The reason we care about causal dependencies between system components in IIT is that consciousness is observer independent, while information and function typically are not. Information, in an abstract sense, does not exist by itself; my consciousness does. Similarly, a system is not directly aware of its input-output function. External behavior is exactly that: external to the system, and only relevant with respect to the environment. Intrinsic existence is another axiom/postulate of IIT.

For information to be meaningful to the system itself, it has to be able to make a difference to the system and thus needs to be physically implemented. We have to assess what is meaningful for the system from the intrinsic perspective of the system itself. For example, standard information measures are typically computed using an “observed distribution” of system states. However, any kind of summary distribution across multiple system states is not intrinsic. Nothing in the system’s here and now corresponds to such an average distribution of itself. What is there, in the here and now, is ultimately only the system’s internal mechanisms in their current state. Functionally equivalent systems can have very different internal mechanisms and thus specify different intrinsic information about themselves, as I have discussed in a recent publication. This is why implementation matters for consciousness.

Feedforward systems do not have intrinsic boundaries.

Back to integration: A system is integrated, according to IIT, if its mechanisms constrain each other. In that case, the system constrains itself and exists above a background of external influences. It can be viewed as a partially autonomous entity (Marshall et al., 2017). A feedforward network, however, is never independent of its environment and thus ultimately cannot form an entity in itself. Any borders drawn around it are extrinsic, specified by an external observer (see the image taken from Oizumi et al. (2014), Fig. 20). A system that does not exist by itself cannot be a physical substrate of consciousness. These “pretheoretical” notions are what informed IIT’s formulation of the integration postulate in mathematical terms (and not the other way around; see also Negro (2020) for a related case against “integrated” feedforward systems).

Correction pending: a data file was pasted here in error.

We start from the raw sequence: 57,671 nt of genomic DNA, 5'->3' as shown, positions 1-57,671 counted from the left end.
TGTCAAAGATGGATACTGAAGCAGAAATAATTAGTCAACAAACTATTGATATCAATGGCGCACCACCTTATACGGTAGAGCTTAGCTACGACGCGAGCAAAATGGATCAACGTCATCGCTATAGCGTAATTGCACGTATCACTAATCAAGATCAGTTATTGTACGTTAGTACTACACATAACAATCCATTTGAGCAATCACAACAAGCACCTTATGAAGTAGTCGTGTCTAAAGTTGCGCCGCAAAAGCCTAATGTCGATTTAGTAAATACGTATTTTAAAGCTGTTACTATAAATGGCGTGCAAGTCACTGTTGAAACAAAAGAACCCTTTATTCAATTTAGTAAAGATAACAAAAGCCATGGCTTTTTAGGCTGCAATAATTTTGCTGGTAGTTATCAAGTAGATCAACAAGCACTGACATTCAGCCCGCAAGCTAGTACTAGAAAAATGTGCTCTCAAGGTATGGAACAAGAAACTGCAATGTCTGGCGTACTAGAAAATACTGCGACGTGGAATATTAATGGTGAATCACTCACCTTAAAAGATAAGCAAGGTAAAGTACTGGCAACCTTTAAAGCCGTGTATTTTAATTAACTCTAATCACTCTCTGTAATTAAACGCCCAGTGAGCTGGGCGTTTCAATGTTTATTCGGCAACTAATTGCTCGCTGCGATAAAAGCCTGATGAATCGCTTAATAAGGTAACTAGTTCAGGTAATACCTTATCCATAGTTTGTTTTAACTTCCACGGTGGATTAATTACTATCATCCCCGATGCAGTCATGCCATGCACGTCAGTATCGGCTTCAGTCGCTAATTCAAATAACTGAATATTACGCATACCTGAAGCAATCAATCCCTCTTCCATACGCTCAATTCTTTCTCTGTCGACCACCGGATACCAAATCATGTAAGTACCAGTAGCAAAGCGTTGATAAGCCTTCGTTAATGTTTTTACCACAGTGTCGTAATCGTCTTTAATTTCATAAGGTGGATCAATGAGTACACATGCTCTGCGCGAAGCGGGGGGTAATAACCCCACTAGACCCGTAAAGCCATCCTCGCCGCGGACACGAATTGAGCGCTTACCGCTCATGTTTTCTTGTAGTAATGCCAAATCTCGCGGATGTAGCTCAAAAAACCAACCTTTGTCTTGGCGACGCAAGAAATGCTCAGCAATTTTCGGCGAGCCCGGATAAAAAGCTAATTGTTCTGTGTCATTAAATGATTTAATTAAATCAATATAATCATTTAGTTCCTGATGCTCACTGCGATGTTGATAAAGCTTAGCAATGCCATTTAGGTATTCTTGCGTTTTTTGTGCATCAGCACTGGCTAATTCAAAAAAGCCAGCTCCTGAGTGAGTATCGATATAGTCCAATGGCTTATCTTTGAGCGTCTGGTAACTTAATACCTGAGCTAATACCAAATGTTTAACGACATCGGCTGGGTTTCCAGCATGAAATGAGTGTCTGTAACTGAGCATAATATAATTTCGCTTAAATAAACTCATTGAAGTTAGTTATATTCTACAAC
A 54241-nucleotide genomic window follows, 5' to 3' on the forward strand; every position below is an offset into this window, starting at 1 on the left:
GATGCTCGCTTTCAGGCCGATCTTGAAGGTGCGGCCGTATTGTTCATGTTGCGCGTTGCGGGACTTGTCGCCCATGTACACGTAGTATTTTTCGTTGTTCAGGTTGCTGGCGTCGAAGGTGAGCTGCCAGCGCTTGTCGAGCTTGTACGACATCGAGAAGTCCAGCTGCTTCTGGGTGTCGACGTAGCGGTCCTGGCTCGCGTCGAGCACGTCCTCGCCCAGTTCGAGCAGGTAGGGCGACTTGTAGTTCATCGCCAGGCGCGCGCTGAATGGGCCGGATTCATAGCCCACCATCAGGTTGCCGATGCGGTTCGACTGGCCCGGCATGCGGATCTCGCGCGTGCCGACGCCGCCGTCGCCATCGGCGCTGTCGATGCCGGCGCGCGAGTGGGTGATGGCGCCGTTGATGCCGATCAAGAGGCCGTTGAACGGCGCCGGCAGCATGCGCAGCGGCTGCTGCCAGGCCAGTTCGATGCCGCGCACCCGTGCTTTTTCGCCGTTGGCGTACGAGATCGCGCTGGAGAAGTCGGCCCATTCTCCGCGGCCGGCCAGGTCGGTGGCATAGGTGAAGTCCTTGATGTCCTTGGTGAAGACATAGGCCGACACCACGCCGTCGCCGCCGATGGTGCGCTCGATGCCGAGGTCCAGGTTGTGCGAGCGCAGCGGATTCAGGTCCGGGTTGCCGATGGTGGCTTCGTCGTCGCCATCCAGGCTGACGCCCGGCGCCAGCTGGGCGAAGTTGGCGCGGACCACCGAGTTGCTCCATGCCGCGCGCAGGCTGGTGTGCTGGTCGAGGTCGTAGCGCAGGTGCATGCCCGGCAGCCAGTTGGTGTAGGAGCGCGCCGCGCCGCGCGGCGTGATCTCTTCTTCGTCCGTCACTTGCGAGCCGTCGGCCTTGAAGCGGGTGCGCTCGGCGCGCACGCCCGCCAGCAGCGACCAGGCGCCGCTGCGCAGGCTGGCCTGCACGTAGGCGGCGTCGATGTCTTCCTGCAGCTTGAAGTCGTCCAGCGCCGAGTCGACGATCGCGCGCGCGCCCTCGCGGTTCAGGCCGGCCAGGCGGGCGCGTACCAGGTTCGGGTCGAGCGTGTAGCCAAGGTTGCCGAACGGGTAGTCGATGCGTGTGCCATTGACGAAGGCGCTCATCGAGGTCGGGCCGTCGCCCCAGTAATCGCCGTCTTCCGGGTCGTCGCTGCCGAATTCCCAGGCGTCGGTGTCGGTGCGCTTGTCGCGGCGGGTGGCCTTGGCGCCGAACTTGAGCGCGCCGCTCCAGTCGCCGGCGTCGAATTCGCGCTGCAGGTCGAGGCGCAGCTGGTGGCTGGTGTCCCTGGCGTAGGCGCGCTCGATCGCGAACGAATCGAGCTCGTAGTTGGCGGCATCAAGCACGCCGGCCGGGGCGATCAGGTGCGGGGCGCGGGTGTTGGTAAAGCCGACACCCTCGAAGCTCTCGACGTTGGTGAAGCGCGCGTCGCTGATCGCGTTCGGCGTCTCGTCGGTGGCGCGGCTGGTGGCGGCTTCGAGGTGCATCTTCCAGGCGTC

Empirical evidence against feedforward structures

IIT’s formulation of the integration postulate, inferred from the properties of our own experiences, also explains various empirical observations: neurons that have purely afferent or efferent connections to the cortex do not seem to contribute directly to our experience. Visual experiences, for example, do not directly correspond to the activity of retinal neurons, as vivid visual experiences are possible during imagination, hallucinations, and dreams. Moreover, in binocular rivalry experiments, both images are “represented” on the retina, while we are only conscious of one.

What is more, recording the activity of cortical neurons (which means creating a feedforward connection) does not seem to alter our experiences. You don’t become conscious of the processes within the fMRI machine while you are lying in the scanner. Likewise for brain stimulation. This might sound silly, but note that, for instance, the mutual information between the fMRI recording and the brain being recorded can be very high.

Case closed? Maybe not 100%. However, I hope that it became clear that accounting for our integrated phenomenlogy takes more than convergent pathways. Any proposal on how to reformulate the integration postulate needs to address the issues outlined above.